Sometimes God calls us to new ventures with Him at a time when we think we are going to be settled for the rest of our life. I understand that, as I write I am sixty three, nearly sixty four. I have been thinking about my retirement and what that might look like. I had a part time job when I was fourteen and started full time employment at sixteen so I felt I deserved a rest from work after fifty years! In truth, this had taken place when I had been sitting in a deck chair out in the garden with a glass of wine and then earlier this year someone prophesied and spoke into my life and turned it upside down. I can’t share it all with you but one phrase will give you the picture “you retire when God tells you to not when you decide!”
Jacob never imagined, in the later stages of his life, when he was settled in the land of Canaan that he would be suddenly called to go and live out the rest of his days in Egypt. He had never been to Egypt. I have to admit my preconceived ideas limited me from hearing God, my expectations limited me from hearing God. Do you do that? Are you doing that?
There are always doubts about new adventures with God, and always reasons why we should not do something new. I am sure Jacob knew that Abraham’s time in Egypt brought him nothing but trouble (Genesis 12:10-20) and that Isaac had been forbidden from going there (Genesis 26:2).
This new life would be very different and he wouldn’t see Canaan again. I don’t know if you are like me, but I can talk myself out of things and conjure up all sorts of reasons as to why I shouldn’t do something God is speaking to me about. The Christian life is one of obedience and faith, but nobody said it wouldn’t be hard and scary. So how did Jacob cope with these changes?
So Israel took his journey with all that he had and came to Beersheba, and offered sacrifices to the God of his father Isaac. Genesis 46:1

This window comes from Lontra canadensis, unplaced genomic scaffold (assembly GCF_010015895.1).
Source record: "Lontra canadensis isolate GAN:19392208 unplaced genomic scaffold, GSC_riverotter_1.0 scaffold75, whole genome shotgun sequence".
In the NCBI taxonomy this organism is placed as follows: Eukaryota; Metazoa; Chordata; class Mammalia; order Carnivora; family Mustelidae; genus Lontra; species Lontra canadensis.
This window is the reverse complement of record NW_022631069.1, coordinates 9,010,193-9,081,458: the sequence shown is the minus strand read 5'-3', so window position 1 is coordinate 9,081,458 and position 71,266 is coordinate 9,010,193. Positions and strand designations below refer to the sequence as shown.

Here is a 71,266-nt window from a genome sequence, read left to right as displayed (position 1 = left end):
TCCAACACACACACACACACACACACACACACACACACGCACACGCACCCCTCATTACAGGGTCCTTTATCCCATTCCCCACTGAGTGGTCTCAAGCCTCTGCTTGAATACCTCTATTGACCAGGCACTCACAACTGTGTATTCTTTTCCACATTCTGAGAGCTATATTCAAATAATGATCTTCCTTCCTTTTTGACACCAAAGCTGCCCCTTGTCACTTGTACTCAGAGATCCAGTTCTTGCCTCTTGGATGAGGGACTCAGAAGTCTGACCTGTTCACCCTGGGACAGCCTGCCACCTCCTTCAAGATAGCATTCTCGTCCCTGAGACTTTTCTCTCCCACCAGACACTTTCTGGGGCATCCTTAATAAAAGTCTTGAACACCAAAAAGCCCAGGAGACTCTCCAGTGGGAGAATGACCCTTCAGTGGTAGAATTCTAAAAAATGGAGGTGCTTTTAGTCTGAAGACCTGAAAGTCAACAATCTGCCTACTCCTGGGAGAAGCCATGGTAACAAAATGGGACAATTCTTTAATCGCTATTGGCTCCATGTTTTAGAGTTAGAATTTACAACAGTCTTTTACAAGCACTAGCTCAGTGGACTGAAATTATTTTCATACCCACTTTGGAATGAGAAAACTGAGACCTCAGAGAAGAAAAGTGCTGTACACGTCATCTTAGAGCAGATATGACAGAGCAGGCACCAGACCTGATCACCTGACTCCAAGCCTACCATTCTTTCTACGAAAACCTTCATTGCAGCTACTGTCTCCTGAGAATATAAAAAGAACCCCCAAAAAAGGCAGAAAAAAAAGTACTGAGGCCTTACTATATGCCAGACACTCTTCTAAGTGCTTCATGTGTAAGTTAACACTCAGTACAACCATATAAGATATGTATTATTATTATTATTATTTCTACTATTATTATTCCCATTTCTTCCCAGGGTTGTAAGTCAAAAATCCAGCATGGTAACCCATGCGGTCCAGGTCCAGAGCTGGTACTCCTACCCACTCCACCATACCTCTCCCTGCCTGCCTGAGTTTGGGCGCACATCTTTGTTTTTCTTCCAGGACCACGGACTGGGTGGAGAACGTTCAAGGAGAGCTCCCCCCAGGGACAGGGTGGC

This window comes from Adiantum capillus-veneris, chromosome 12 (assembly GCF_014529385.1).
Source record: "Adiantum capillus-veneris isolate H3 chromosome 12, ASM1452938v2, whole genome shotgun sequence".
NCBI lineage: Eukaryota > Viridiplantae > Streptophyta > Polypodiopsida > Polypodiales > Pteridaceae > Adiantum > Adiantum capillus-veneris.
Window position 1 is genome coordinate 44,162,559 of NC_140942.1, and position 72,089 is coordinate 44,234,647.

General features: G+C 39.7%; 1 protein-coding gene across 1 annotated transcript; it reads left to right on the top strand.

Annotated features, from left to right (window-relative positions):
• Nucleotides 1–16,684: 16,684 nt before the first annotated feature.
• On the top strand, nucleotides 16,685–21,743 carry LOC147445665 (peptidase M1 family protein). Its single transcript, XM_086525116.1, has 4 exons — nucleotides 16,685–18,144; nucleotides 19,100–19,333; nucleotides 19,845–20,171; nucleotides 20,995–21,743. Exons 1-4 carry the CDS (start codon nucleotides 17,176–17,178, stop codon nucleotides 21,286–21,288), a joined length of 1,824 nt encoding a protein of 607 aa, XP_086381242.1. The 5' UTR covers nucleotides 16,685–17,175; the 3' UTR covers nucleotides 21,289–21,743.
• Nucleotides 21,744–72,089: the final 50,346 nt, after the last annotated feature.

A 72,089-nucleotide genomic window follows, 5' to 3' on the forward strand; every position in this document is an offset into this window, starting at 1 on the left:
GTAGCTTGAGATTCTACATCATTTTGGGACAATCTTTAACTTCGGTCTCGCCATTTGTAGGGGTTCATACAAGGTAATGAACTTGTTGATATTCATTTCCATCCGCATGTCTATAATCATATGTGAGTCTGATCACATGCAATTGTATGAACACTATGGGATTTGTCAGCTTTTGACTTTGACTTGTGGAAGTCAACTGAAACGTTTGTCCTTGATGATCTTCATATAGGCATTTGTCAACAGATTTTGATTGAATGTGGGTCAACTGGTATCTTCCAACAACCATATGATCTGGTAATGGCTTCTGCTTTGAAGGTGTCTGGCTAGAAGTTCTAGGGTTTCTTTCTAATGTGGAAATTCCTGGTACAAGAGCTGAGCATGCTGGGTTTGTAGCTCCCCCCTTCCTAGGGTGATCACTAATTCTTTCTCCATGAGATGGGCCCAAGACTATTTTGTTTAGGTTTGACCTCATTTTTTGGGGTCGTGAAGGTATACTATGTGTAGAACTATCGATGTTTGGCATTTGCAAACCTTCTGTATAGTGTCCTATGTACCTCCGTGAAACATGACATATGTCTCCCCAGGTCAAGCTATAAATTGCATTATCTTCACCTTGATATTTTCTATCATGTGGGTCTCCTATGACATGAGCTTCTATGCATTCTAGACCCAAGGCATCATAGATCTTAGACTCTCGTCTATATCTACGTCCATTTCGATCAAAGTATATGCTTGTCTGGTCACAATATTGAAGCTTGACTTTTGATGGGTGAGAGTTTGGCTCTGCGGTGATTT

He puts himself in a position of submission and worship and he is open to God’s voice and God’s leading. We have to deliberately take up a posture of openness and honesty before him asking “Father, speak with more authority than my fears. Lord, accepting not being in control isn’t one of my strong suits but here I am”
And God spoke to Israel in visions of the night and said, “Jacob, Jacob.” And he said, “Here I am.” Then he said, “I am God, the God of your father. Do not be afraid to go down to Egypt, for there I will make you into a great nation. I myself will go down with you to Egypt, and I will also bring you up again, and Joseph’s hand shall close your eyes.” Genesis 46:2-4
Here’s the great thing, when God sees Jacob’s worshipful and open heart he speaks and confirms that he should be going to Egypt. He calms his troubled heart and tells him that none of the promises given to his father will be lost. It is not a step back but a step forward. What he did do however was to put all his trust in God.
I am reminded of Hebrews 11 and those great men of faith. So what is faith? The word “faith” appears twenty-four times in this chapter alone!
Now faith is the assurance of things hoped for, the conviction of things not seen. Hebrews 11:1
As you know, there are a variety of differing translations of verse 1. The old King James Version renders it: “Now faith is the substance of things hoped for, the evidence of things not seen.” The NIV says: “Faith is being sure of what we hope for.” According to the Phillips translation, “Faith means putting our full confidence in the things we hope for.” The ESV uses the words “assurance” and “conviction”. Believe it or not, I think the KJV rendering is the more accurate!